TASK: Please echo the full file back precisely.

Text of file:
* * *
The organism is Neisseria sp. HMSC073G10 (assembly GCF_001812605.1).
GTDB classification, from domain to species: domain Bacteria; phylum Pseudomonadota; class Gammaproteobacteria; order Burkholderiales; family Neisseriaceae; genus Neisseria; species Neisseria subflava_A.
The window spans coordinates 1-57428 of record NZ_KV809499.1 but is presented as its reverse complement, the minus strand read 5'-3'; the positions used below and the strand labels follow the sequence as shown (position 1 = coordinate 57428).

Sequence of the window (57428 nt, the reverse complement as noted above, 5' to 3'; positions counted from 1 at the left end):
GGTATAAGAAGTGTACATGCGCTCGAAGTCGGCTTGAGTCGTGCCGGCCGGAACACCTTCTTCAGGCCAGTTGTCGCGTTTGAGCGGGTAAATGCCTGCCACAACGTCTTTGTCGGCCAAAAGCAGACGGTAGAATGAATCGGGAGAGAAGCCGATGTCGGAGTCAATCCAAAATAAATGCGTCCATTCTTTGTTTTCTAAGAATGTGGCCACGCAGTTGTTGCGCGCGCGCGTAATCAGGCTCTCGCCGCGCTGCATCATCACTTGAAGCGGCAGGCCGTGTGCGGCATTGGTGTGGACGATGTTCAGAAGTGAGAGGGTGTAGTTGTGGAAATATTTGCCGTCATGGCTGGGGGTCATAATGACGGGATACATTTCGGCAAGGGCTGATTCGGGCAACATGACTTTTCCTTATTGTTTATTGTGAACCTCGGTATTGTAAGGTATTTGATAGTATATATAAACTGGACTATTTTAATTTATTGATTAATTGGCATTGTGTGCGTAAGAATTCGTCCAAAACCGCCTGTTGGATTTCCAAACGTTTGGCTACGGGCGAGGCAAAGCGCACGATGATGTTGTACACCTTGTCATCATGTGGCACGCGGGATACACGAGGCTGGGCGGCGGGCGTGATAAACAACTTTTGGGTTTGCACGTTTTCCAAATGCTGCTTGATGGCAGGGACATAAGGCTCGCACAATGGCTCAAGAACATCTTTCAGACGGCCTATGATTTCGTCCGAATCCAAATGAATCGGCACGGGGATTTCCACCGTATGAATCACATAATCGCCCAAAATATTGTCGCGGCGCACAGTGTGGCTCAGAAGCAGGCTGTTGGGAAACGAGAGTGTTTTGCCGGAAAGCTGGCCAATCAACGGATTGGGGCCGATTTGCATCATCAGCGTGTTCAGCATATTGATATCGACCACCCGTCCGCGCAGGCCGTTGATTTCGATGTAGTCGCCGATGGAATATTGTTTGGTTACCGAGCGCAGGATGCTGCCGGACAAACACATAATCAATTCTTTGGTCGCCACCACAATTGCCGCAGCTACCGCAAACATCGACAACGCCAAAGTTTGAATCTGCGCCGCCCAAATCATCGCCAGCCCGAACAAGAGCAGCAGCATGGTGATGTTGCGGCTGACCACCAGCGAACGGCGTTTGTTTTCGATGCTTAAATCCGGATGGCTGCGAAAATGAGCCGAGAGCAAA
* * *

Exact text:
The organism is Neisseria sp. HMSC073G10 (assembly GCF_001812605.1).
GTDB classification, from domain to species: domain Bacteria; phylum Pseudomonadota; class Gammaproteobacteria; order Burkholderiales; family Neisseriaceae; genus Neisseria; species Neisseria subflava_A.
The window spans coordinates 1-57428 of record NZ_KV809499.1 but is presented as its reverse complement, the minus strand read 5'-3'; the positions used below and the strand labels follow the sequence as shown (position 1 = coordinate 57428).

Sequence of the window (57428 nt, the reverse complement as noted above, 5' to 3'; positions counted from 1 at the left end):
GGTATAAGAAGTGTACATGCGCTCGAAGTCGGCTTGAGTCGTGCCGGCCGGAACACCTTCTTCAGGCCAGTTGTCGCGTTTGAGCGGGTAAATGCCTGCCACAACGTCTTTGTCGGCCAAAAGCAGACGGTAGAATGAATCGGGAGAGAAGCCGATGTCGGAGTCAATCCAAAATAAATGCGTCCATTCTTTGTTTTCTAAGAATGTGGCCACGCAGTTGTTGCGCGCGCGCGTAATCAGGCTCTCGCCGCGCTGCATCATCACTTGAAGCGGCAGGCCGTGTGCGGCATTGGTGTGGACGATGTTCAGAAGTGAGAGGGTGTAGTTGTGGAAATATTTGCCGTCATGGCTGGGGGTCATAATGACGGGATACATTTCGGCAAGGGCTGATTCGGGCAACATGACTTTTCCTTATTGTTTATTGTGAACCTCGGTATTGTAAGGTATTTGATAGTATATATAAACTGGACTATTTTAATTTATTGATTAATTGGCATTGTGTGCGTAAGAATTCGTCCAAAACCGCCTGTTGGATTTCCAAACGTTTGGCTACGGGCGAGGCAAAGCGCACGATGATGTTGTACACCTTGTCATCATGTGGCACGCGGGATACACGAGGCTGGGCGGCGGGCGTGATAAACAACTTTTGGGTTTGCACGTTTTCCAAATGCTGCTTGATGGCAGGGACATAAGGCTCGCACAATGGCTCAAGAACATCTTTCAGACGGCCTATGATTTCGTCCGAATCCAAATGAATCGGCACGGGGATTTCCACCGTATGAATCACATAATCGCCCAAAATATTGTCGCGGCGCACAGTGTGGCTCAGAAGCAGGCTGTTGGGAAACGAGAGTGTTTTGCCGGAAAGCTGGCCAATCAACGGATTGGGGCCGATTTGCATCATCAGCGTGTTCAGCATATTGATATCGACCACCCGTCCGCGCAGGCCGTTGATTTCGATGTAGTCGCCGATGGAATATTGTTTGGTTACCGAGCGCAGGATGCTGCCGGACAAACACATAATCAATTCTTTGGTCGCCACCACAATTGCCGCAGCTACCGCAAACATCGACAACGCCAAAGTTTGAATCTGCGCCGCCCAAATCATCGCCAGCCCGAACAAGAGCAGCAGCATGGTGATGTTGCGGCTGACCACCAGCGAACGGCGTTTGTTTTCGATGCTTAAATCCGGATGGCTGCGAAAATGAGCCGAGAGCAAA